Health Equity Research and Development Unit (HERDU)

Health Equity

There is growing recognition that some inequalities in health and in access to health care are systematic, avoidable and have been judged to be unfair – that is, inequitable. Access and equity are core values of the NSW Health system that drive a commitment to health for all in the Sydney Local Health District (SLHD). HERDU is a unit of Population Health in SLHD and a research hub of the Centre for Primary Health Care and Equity at UNSW Australia that aims to improve the health of groups of people and places that are most at risk.

Is equity an issue in SLHD?

What we do?

HERDU aims to work with SLHD staff, partners and with communities to identify health inequities and improve the health of groups of people who do not have opportunities to receive the health care and resources they need to be as healthy as others in the population.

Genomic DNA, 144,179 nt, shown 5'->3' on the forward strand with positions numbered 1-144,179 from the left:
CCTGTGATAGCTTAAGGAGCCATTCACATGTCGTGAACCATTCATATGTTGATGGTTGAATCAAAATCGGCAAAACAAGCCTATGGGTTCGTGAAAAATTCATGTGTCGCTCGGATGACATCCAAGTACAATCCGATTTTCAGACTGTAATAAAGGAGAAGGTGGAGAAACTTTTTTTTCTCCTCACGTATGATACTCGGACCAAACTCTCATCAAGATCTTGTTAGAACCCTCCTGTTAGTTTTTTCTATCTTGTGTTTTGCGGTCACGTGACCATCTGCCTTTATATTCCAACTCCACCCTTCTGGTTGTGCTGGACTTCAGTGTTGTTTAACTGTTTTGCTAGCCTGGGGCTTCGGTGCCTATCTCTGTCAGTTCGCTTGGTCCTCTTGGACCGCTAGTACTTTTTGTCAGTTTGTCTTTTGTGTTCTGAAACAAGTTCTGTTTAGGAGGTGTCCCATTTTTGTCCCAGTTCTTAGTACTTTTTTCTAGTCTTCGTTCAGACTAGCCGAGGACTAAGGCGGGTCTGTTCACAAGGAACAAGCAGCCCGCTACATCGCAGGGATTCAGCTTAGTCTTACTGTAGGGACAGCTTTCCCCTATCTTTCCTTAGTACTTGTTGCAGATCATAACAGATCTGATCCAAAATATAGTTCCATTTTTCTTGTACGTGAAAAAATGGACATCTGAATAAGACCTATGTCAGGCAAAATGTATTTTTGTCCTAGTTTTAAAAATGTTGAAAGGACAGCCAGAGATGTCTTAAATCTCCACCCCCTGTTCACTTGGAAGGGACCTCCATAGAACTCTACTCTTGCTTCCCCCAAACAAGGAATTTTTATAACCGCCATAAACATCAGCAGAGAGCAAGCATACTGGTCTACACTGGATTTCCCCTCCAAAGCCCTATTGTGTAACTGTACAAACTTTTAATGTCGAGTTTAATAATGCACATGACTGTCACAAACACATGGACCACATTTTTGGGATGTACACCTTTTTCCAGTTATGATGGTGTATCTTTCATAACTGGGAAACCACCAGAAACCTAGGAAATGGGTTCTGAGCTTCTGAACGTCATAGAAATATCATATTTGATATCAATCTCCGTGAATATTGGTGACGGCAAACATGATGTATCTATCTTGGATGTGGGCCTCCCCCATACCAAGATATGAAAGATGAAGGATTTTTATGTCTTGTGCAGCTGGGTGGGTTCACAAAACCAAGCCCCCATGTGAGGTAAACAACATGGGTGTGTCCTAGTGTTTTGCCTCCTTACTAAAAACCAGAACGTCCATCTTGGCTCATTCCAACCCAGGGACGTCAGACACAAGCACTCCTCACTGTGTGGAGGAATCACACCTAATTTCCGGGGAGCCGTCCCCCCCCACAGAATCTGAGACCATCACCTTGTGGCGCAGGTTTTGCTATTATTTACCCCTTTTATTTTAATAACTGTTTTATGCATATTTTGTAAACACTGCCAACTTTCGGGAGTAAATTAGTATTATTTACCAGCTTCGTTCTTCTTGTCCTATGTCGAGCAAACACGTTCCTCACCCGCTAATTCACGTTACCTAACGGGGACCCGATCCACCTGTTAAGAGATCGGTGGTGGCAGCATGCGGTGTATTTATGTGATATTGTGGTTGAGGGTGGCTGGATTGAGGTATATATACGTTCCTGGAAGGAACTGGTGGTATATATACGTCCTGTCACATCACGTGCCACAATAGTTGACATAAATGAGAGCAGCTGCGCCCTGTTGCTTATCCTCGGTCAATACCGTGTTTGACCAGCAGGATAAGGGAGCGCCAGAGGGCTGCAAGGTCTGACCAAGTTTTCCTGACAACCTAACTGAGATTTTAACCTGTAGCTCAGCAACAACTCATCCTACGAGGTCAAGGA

There are four strategic directions to our work:-

Re-orienting local health services, policies and plans towards improving health equity

We do this using data and tools to build skills, knowledge and capacity, such as:

Equity Focused Health Impact Assessments (EFHIAs)

Health Impact Assessments (HIA): Green Square Urban Renewal Area

Contributing to new Models of Care & building equity into local policies
Working with government, non-government, private and community organisations to address the determinants of health inequity
Conducting high quality research to describe health inequities, translate evidence into practice, and evaluate the impact of interventions, policies and programs on health equity
  • The 45 & Up study: Primary and Community Health Cohort
  • Hospital in the Home in Sydney Local Health District
  • Universal Health Home Visiting
  • Healthy Homes and neighbourhoods
  • Reasons for attendance at Canterbury ED for new migrant parents
Building organisational capacity to address equity

To achieve this HERDU aims to engage the leadership and staff of SLHD and to work in partnership with local organisations including the Primary Health Network.  It also aims to build its own infrastructure of qualified and experienced staff and to collaborate with other research organisations to provide leadership in health equity research at national and international levels.